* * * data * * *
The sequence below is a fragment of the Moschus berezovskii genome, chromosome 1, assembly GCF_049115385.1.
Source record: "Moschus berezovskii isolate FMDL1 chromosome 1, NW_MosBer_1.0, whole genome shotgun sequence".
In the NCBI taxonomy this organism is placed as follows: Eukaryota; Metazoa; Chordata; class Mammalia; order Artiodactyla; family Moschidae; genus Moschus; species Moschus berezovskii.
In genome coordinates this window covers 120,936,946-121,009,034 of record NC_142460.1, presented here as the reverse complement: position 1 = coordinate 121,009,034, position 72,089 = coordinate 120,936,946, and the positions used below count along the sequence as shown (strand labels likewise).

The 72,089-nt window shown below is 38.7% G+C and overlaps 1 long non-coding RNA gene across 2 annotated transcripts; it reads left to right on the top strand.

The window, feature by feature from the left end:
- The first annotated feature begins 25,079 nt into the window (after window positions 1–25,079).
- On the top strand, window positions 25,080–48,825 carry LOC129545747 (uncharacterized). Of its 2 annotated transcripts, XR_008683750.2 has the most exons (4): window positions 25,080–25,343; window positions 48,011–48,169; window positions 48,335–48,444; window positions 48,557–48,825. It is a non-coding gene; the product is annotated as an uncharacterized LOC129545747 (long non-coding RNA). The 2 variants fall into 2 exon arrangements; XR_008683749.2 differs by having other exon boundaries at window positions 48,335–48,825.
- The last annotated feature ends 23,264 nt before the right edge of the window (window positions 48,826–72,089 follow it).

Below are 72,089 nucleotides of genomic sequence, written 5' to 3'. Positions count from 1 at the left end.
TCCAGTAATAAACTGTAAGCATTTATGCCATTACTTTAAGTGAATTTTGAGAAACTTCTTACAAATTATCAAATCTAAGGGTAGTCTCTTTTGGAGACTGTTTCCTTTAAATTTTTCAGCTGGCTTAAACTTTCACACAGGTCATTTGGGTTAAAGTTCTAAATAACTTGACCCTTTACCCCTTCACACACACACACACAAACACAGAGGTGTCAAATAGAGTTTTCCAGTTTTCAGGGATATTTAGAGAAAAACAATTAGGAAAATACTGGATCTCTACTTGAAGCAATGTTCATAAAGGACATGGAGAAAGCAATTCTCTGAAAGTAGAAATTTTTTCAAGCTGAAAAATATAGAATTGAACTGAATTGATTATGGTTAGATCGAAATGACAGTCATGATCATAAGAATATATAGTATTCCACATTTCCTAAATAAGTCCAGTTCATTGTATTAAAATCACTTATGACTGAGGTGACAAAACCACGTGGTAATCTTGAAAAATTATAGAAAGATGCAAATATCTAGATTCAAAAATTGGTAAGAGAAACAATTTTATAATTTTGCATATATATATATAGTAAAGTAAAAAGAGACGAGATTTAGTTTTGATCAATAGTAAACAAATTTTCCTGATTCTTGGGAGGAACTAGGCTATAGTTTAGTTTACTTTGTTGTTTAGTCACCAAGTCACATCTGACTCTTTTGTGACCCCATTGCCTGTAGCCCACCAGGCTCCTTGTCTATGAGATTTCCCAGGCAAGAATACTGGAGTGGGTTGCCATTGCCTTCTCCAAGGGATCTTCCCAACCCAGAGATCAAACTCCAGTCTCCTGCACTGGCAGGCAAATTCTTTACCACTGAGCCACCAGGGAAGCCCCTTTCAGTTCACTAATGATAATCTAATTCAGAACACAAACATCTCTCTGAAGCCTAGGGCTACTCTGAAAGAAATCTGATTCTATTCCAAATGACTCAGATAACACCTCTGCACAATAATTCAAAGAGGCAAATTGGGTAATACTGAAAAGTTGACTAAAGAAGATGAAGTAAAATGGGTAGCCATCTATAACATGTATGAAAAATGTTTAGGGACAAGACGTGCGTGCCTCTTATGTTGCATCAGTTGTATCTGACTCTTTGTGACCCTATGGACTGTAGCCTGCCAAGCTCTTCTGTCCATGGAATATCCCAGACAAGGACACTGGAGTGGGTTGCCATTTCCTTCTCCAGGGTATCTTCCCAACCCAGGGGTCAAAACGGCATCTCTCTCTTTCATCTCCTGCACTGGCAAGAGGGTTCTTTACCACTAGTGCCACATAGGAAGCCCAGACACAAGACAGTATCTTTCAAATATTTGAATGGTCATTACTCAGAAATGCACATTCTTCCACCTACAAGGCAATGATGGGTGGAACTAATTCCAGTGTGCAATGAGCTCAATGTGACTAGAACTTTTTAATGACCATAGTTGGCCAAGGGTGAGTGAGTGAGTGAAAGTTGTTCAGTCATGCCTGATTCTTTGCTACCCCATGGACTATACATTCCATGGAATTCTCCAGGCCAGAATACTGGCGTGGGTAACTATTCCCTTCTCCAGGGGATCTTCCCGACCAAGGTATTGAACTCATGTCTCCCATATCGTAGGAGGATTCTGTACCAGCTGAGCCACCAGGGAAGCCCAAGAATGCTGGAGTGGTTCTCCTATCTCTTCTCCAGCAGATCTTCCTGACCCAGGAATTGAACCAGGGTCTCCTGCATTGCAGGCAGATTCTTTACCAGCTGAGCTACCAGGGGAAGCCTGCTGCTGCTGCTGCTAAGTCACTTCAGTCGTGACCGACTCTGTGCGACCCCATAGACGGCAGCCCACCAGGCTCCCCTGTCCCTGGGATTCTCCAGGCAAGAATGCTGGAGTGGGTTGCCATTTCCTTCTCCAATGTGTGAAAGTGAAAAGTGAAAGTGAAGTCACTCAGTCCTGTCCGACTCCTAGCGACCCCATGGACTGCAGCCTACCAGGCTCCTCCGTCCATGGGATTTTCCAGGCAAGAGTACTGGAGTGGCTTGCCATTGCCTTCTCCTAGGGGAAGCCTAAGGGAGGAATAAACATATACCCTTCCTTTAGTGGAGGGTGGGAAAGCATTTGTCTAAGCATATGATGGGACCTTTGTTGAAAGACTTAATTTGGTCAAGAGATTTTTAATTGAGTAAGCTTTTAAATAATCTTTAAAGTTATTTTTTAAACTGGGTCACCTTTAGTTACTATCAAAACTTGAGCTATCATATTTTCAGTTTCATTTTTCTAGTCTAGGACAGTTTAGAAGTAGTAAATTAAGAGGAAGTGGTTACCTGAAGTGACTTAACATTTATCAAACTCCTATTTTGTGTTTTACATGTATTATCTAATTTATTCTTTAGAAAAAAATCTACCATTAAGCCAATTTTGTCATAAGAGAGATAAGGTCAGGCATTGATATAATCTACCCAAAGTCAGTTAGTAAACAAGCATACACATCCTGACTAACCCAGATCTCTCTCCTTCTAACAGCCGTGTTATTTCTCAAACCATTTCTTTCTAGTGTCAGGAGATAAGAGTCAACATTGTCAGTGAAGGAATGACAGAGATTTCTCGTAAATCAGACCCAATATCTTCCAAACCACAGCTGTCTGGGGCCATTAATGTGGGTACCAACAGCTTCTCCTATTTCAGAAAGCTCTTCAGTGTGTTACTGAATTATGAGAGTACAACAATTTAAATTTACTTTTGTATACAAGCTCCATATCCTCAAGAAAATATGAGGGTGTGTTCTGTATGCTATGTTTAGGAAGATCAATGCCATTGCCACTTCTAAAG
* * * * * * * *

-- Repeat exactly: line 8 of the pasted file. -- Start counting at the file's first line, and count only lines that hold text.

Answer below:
- On the top strand, window positions 25,080–48,825 carry LOC129545747 (uncharacterized). Of its 2 annotated transcripts, XR_008683750.2 has the most exons (4): window positions 25,080–25,343; window positions 48,011–48,169; window positions 48,335–48,444; window positions 48,557–48,825. It is a non-coding gene; the product is annotated as an uncharacterized LOC129545747 (long non-coding RNA). The 2 variants fall into 2 exon arrangements; XR_008683749.2 differs by having other exon boundaries at window positions 48,335–48,825.